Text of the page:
American Heart Month is the perfect time to focus on the health of your heart. Arrhythmias are abnormal heart electrical rhythms that affect millions of Americans. One of the most common is atrial fibrillation.
Atrial fibrillation or Afib, is an often fast, irregular rhythm typically emanating from one of the top chambers of the heart. Having Afib increases your risk for stroke by more than five times due to the possibility of clot formation within the heart. This arrhythmia may also increase the risk for developing heart failure.
What are the symptoms of Afib?
The most common symptom associated with Afib is heart palpitations or fluttering of the heart that includes thumping or pounding heartbeats. Other symptoms include tiredness or fatigue, shortness of breath and decrease in exercise tolerance. They may also include generalized weakness, lightheadedness and chest pain.
What are the risk factors for Afib?
There are several risks factors for Afib, some that can be modified or controlled and others that cannot. Age and family history are non-modifiable risk factors. You can mitigate other risk factors such as sleep apnea, obesity, high blood pressure and pulmonary diseases through proper management, a healthy diet and by not smoking.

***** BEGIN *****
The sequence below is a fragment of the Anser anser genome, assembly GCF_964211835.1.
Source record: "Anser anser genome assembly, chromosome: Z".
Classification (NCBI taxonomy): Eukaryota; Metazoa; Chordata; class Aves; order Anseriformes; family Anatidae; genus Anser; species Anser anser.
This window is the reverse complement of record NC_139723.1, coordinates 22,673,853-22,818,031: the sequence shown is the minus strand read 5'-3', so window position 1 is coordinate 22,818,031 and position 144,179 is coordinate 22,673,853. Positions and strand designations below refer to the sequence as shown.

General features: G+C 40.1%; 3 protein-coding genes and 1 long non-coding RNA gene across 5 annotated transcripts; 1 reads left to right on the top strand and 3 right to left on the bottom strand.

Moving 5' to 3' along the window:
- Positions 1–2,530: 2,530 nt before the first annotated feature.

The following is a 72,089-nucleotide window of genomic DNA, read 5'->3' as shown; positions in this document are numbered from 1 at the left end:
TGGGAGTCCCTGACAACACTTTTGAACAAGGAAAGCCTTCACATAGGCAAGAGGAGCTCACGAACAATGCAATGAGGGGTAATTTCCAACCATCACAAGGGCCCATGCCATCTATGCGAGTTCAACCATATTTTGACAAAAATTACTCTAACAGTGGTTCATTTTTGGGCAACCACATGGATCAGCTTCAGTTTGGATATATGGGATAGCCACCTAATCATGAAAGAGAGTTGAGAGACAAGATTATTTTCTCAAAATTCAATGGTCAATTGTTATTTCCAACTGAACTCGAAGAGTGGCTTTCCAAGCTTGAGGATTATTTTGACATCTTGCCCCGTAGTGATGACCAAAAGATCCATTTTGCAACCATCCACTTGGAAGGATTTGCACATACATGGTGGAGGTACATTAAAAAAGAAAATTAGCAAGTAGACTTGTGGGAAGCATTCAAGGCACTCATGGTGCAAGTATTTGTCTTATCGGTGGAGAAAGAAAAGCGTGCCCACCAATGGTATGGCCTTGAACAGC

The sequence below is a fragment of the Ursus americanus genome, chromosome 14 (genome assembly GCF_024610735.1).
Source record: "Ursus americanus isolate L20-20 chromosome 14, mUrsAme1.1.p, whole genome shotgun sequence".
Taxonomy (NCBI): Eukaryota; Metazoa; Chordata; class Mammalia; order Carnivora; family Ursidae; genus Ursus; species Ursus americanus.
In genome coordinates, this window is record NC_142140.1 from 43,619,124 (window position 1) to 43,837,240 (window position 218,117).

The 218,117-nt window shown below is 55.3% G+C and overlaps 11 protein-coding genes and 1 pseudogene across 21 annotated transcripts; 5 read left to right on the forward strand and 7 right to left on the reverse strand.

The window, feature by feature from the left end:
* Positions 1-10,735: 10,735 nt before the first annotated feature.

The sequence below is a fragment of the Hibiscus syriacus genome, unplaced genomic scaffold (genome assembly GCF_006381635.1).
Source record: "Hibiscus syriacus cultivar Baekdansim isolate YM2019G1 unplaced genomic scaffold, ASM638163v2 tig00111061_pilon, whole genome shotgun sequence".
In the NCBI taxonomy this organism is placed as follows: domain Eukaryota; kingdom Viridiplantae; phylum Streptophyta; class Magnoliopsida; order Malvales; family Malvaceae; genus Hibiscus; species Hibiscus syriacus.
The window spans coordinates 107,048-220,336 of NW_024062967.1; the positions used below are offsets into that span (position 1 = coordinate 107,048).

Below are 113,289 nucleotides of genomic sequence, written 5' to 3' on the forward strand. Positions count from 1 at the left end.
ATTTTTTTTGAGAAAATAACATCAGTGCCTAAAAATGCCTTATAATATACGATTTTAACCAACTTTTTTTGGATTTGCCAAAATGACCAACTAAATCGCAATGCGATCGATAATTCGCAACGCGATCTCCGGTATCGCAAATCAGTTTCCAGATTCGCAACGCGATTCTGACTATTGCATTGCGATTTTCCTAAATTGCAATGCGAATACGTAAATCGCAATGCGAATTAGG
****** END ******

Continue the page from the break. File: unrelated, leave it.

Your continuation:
How is Afib treated?
The first goal of atrial fibrillation management is reducing the risk for stroke through use of anticoagulation medication or, for some, implanting a device called Watchman in the left atrial appendage. The treatment decision is based primarily on your overall stroke risk using what is called the CHADS2-VASc score. For patients with an elevated CHADS2-VASc score and deemed not to be a good candidate for anticoagulation due to bleeding or falls — or those who want an alternative to long-term use of prescription medication — Watchman implantation may be recommended. This device is implanted in a small structure located in the left upper chamber of your heart that is responsible for 90% of Afib-related clot formation. It is implanted through a small nick made in the right big groin vein. Watchman provides similar stroke protection in Afib patients when compared to long-term medication use without the associated bleeding that is a risk of the medication.
Another goal in Afib management is symptom control. This can be achieved with medications called anti-arrhythmic drugs, with cardioversion (shocking heart back into rhythm) or through atrial fibrillation ablation. Ablation is generally considered in symptomatic patients who are intolerant to medications or who have tried medications with no success. Cryo-ablation (freezing) or RF-ablation (cauterization) both have similar success rates.
The most important thing to remember is that atrial fibrillation is a progressive disease that may occur with increasing risk as we age, so it is important to control other risk factors.
That means you shouldn’t smoke and you should maintain proper weight, comply with adequate blood pressure control and manage sleep apnea well.